Techniques will be developed for genetic analysis of complex diseases segregating in pedigrees of arbitrary size and structure. Cardiovascular, neurological and behavioral traits are among those having both environmental and genetic components. However, identification of genes contributing to increased risk of related disorders has been limited by both computational and statistical constraints. The development of Markov chain Monte Carlo (MCMC) methods has helped overcome these limitations, and the research now proposed concerns extension of these computational and statistical methods in several areas. Improved methods will be developed for the MCMC analysis of gene identity by descent (ibd) in general pedigrees, given data at a dense genome screen of markers, together with the use of this ibd in analyses of complex traits. The ibd inferred from dense genetic markers permits the combination of information within and among pedigrees, increasing the power and resolution of linkage analyses. The ibd framework also provides for far more computationally efficient trait analyses, enabling models for discrete and quantitative trait phenotypes to be extended to a variety of complex models. Additionally, use of the same MCMC-realized ibd patterns in the analysis of multiple trait models provide measures of trait model robustness, and of confidence and significance of linkage findings. With the availability of sparser genetic marker data on extended pedigrees, together with dense localized data on a subset of individuals, the problems of haplotyping, genotype imputation, and error detection, assume increasing importance. Again, MCMC-based realization of ibd at sparser locations provides new methods for imputation of genotypes and haplotypes at denser locations, incorporating linkage disequilibrium and models for next-generation sequence data into the analysis of trait data on pedigrees. Methods will be evaluated by analyses on several simulated and real data sets, including pedigrees segregating cardiovascular disease or behavioral disorders. These real data sets include several on which are available genome-wide marker screens, localized multigene haplotypes, and next-generation sequence data. Finally, software implementing these methods will be developed, documented and released.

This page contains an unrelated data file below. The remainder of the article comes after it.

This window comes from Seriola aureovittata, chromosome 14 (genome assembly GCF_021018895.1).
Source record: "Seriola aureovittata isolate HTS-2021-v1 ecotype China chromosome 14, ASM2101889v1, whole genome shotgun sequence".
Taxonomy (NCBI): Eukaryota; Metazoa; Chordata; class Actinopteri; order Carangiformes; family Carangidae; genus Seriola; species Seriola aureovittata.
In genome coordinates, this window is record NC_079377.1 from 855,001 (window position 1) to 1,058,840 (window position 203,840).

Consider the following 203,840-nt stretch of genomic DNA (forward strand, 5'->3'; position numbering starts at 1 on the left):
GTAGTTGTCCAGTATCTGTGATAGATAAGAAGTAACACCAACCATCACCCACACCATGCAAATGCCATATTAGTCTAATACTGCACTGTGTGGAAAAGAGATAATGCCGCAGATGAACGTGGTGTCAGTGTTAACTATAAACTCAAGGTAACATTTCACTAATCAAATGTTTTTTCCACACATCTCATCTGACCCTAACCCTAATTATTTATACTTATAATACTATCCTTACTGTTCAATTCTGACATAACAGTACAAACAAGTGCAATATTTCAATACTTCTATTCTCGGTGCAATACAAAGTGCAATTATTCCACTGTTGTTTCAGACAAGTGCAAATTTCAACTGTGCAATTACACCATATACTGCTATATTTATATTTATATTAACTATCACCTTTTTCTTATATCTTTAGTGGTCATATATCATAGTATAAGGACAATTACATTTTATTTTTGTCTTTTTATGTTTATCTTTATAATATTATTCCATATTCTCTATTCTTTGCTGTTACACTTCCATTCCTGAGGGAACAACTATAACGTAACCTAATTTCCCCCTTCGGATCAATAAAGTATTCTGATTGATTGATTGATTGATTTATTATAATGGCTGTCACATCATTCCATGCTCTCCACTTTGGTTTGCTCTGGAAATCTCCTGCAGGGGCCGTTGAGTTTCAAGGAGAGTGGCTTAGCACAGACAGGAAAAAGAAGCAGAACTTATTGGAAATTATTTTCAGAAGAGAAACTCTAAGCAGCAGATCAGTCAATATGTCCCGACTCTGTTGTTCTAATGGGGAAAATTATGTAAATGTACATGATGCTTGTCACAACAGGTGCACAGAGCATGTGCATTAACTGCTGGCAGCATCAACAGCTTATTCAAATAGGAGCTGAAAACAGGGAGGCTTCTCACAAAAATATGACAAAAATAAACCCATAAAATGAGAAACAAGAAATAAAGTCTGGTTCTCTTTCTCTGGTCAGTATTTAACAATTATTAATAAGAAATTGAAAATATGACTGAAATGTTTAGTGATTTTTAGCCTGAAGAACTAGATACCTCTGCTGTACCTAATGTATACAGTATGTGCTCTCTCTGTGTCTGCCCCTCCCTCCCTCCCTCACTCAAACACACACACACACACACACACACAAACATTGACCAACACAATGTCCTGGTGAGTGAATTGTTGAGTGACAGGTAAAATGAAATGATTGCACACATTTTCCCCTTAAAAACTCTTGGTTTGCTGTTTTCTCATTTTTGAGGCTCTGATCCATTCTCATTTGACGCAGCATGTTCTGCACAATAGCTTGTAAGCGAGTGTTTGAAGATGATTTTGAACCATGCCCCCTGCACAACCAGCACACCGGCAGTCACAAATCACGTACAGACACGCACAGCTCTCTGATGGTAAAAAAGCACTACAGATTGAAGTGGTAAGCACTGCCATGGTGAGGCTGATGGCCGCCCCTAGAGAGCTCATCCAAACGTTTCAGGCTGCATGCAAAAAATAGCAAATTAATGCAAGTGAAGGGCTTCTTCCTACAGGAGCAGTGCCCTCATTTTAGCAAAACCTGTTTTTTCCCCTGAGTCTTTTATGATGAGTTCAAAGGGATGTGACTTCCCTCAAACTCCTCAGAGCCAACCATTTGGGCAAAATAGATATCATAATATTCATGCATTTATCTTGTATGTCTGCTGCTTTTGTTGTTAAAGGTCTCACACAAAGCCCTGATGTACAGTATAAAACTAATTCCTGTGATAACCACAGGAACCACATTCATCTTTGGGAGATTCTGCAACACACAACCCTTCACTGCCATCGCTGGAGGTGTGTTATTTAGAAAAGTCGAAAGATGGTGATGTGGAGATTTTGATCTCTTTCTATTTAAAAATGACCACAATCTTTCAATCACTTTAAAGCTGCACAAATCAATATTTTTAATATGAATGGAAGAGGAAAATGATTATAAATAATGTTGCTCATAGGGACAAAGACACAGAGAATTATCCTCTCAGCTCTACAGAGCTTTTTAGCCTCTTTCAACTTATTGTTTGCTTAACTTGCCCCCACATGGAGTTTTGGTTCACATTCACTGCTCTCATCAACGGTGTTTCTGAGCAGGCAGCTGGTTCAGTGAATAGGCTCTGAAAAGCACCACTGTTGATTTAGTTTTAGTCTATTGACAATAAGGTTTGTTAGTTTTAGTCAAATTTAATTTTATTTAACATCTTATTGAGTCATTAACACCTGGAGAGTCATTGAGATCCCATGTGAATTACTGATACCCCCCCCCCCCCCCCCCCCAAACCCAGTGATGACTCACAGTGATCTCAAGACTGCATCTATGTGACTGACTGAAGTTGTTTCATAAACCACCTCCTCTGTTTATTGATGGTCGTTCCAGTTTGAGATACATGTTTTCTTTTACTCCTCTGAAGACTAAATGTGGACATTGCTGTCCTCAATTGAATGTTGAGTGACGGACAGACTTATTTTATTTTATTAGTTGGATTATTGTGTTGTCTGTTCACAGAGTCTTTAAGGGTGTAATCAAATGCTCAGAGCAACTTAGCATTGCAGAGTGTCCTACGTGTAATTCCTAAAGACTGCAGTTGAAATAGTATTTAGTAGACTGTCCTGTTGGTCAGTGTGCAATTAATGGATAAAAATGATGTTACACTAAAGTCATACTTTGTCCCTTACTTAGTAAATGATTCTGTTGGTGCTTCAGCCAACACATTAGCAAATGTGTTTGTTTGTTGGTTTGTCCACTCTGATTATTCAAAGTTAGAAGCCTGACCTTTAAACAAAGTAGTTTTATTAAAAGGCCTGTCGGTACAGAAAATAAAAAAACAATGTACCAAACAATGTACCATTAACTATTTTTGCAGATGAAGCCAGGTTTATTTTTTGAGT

Complex traits including cardiovascular, neurological and behavioral phenotypes are related to human health disorders which carry a significant public health burden. Identification of genes contributing to increased disease risk has been limited by trait complexity. Development of methods for genetic analysis offers the potential for finding the genes contributing to risk, and for resolving the interaction of genes and environment.
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